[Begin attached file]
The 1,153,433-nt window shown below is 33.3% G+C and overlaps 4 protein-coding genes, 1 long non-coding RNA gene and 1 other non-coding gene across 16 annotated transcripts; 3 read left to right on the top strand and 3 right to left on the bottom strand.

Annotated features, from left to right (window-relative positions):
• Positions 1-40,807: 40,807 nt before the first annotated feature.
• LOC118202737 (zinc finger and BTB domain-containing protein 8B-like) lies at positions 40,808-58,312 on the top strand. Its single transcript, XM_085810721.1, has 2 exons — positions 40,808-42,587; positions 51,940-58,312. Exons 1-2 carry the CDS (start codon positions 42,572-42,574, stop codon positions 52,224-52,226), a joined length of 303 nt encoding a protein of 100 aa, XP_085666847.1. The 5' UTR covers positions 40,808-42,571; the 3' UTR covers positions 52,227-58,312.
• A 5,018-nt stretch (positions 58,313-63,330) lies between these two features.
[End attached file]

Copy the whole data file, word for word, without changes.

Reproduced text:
The 1,153,433-nt window shown below is 33.3% G+C and overlaps 4 protein-coding genes, 1 long non-coding RNA gene and 1 other non-coding gene across 16 annotated transcripts; 3 read left to right on the top strand and 3 right to left on the bottom strand.

Annotated features, from left to right (window-relative positions):
• Positions 1-40,807: 40,807 nt before the first annotated feature.
• LOC118202737 (zinc finger and BTB domain-containing protein 8B-like) lies at positions 40,808-58,312 on the top strand. Its single transcript, XM_085810721.1, has 2 exons — positions 40,808-42,587; positions 51,940-58,312. Exons 1-2 carry the CDS (start codon positions 42,572-42,574, stop codon positions 52,224-52,226), a joined length of 303 nt encoding a protein of 100 aa, XP_085666847.1. The 5' UTR covers positions 40,808-42,571; the 3' UTR covers positions 52,227-58,312.
• A 5,018-nt stretch (positions 58,313-63,330) lies between these two features.